To obtain further insight into the significance of NADPH oxidase activity in lens, we decided to explore the effects of growth factors on ROS production. For this human lens epithelial cells were treated with different growth factors including EGF, FGF, TGF-β, PDGF, and LPA. These studies convincingly demonstrated the ability of the growth factors tested to increase levels of ROS production in an anti-oxidant (N-acetyl cysteine) and DPI-sensitive fashion. Both these agents inhibited the enhanced production of ROS induced by growth factors, confirming the participation of an NADPH oxidase system. Interestingly, both N-acetyl cysteine and DPI not only suppressed the ROS produced in response to growth factors, but also suppressed DCF fluorescence to levels lower than those observed in control cells (Figure 5). This effect of N-acetyl cysteine and DPI on lens epithelial cells suggests two possibilities. One is that there seems to be some basal level of flavoprotein-dependent ROS production in lens epithelial cells, and the second is that there might be other cellular mechanisms (flavoprotein-independent) participating in the production of ROS in lens epithelial cells. Furthermore, the variability between the experiments or between the growth factors with respect to the effects of N-acetyl cysteine and DPI suggest that there is a considerable variation in the levels of ROS generating activity between the different batches of cells used in this study. However, in human lens epithelial cells, there seems to be a definite stimulation of ROS production induced by different growth factors. Interestingly, EGF induced maximum ROS generation and in our previous study, we have also found maximum activation of Rac by EGF in human lens epithelial cells . EGF also has been demonstrated to produce ROS in Rac GTPase dependent fashion in other cell type .
Low molecular weight protein-tyrosin phosphatase (LMW-PTPase) is an enzyme involved in mitogenic signaling and cytoskeletal rearrangement in response to PDGF stimulation [36-38,44]. LMW-PTPase is oxidized and inactivated both in vitro and in vivo by exogeneous oxidative stress and by endogeneously generated oxidative burst produced during PDGF signaling . It has been characterized as an important target of redox signaling pathways and participates in growth inhibition and differentiation . Its expression was determined in lens tissue to identify potential targets of the ROS generating system in the lens. Human lenses and human lens epithelial cells exhibited readily detectable levels of LMW-PTPase expression by PCR and RT-PCR analysis (Figure 6). Interestingly, lens tissues have also been reported to exhibit high levels of expression of an 18 kDa protein tyrosine phosphatase whose molecular weight matches that of LMW-PTPase . Furthermore, ROS have been shown to down regulate Rho GTPase activity through inhibition of LMW-PTPase, thereby leading to increased tyrosine phosphorylation and activation of p190Rho-GAP . Lens tissue expresses p190Rho-GAP, another well-characterized LMW-PTPase substrate (unpublished data). Previously we have documented the effects of growth factor stimulation on cytoskeletal organization in lens cells , and in this study. We showed increased production of ROS by growth factors. The effects of growth factors on generation of ROS in lens epithelial cells, when viewed in light of our earlier data on growth factor triggered cytoskeletal reorganization in such cells, indicate that activation of redox signaling pathways likely links these cellular events.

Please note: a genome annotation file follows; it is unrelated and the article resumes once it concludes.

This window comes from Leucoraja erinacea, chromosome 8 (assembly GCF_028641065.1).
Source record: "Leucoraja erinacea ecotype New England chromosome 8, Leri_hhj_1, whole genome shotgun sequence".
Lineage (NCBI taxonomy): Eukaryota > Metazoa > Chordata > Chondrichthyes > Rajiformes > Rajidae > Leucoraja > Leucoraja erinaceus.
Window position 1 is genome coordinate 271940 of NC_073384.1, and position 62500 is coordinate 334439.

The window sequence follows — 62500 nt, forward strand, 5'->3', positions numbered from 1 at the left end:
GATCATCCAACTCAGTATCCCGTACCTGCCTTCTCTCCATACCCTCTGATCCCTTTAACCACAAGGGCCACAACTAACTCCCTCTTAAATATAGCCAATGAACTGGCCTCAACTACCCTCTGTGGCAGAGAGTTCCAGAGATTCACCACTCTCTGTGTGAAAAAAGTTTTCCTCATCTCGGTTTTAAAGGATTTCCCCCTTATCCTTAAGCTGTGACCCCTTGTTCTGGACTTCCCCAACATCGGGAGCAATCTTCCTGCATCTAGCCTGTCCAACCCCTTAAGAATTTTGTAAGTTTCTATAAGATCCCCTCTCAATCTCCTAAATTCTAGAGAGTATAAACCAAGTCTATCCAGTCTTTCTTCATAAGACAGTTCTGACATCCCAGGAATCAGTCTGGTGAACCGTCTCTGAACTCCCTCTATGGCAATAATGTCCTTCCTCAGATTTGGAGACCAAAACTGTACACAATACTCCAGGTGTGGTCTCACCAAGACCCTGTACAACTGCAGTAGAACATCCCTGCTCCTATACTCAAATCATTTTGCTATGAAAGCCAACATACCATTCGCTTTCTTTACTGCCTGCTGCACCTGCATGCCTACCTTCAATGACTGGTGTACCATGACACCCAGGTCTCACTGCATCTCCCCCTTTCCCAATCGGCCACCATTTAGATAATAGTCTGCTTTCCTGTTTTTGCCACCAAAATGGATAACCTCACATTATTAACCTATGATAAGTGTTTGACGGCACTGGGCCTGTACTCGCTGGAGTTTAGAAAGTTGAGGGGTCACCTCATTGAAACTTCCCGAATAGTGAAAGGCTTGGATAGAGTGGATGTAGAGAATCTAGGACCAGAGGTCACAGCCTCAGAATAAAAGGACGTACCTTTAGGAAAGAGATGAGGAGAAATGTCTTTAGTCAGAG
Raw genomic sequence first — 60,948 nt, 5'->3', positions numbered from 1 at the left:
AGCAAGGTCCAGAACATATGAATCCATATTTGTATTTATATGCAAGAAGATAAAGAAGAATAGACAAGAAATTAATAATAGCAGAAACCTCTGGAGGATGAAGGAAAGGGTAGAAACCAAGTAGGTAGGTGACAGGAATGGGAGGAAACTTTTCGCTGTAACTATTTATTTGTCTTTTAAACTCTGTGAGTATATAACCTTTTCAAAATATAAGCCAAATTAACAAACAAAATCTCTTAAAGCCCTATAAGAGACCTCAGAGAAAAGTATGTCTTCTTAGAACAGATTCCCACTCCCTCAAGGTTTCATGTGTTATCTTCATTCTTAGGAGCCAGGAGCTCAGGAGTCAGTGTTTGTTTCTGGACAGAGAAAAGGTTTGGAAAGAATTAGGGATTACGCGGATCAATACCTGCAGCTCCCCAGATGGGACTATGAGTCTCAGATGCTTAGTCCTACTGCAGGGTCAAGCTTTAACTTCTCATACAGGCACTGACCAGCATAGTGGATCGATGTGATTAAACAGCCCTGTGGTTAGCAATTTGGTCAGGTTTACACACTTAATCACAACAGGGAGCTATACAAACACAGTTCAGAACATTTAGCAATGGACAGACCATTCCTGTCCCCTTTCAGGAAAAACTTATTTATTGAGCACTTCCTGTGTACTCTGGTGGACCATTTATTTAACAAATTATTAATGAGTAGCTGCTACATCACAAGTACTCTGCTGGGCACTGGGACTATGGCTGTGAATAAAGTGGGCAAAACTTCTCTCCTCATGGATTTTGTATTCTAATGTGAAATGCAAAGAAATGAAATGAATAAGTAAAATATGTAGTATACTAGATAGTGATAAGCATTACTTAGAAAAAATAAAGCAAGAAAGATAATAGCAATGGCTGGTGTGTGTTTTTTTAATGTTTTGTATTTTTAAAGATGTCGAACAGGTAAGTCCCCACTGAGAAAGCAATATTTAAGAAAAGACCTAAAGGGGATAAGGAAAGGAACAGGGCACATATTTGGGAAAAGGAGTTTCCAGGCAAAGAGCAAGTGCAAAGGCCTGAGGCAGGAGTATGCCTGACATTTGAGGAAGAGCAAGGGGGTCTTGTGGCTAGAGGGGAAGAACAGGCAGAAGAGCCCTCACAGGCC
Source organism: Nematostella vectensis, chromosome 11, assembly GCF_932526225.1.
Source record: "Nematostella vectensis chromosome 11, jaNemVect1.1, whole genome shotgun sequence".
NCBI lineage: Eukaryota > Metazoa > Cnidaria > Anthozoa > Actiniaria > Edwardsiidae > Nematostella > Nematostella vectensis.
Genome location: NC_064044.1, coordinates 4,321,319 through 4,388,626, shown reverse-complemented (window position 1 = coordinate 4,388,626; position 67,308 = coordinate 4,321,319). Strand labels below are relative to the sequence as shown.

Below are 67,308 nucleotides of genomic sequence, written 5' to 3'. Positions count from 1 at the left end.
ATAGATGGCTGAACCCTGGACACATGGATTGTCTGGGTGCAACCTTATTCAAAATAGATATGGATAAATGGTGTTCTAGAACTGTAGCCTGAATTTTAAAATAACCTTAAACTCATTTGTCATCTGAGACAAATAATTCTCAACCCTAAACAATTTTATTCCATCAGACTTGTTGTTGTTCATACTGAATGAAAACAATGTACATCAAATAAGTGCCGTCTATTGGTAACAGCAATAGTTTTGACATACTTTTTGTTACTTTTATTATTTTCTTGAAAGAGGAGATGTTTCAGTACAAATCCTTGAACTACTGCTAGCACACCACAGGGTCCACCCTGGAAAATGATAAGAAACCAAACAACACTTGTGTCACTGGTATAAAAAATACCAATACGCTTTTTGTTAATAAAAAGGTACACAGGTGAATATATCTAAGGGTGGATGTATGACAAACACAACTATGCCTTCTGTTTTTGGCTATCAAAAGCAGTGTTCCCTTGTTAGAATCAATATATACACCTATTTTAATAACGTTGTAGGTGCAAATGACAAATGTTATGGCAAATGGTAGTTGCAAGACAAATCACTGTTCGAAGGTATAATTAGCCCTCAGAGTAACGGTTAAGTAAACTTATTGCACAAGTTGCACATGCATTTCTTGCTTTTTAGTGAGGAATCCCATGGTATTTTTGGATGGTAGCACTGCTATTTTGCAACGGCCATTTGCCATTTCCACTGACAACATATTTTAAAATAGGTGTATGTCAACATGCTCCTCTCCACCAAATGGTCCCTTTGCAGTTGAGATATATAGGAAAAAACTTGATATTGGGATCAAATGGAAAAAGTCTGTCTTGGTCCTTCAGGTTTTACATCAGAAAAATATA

The ocular lens is a transparent tissue which contains high concentrations of soluble protein. Protein solubility and aggregation can be influenced by oxidative stress, and increased oxidative stress is thought to have deleterious effects on maintenance of lens transparency, leading to cataract formation [30,31]. Therefore, if ROS generation is not in homeostasis, lens function could potentially be compromised. Regulated production of ROS may, however, very well participate in normal lens growth and function through redox signaling, as has been shown for several cellular processes [23-27]. Additionally, a study by Chen et al.  has recently demonstrated the effects of redox signaling on the activation of MAP kinases in lens epithelial cells, while Li et al. [48,49] have reported the effects of H2O2 on c-myc and c-fos expression in lens epithelial cells, providing evidence for the participation of redox signaling in the mitogenic response.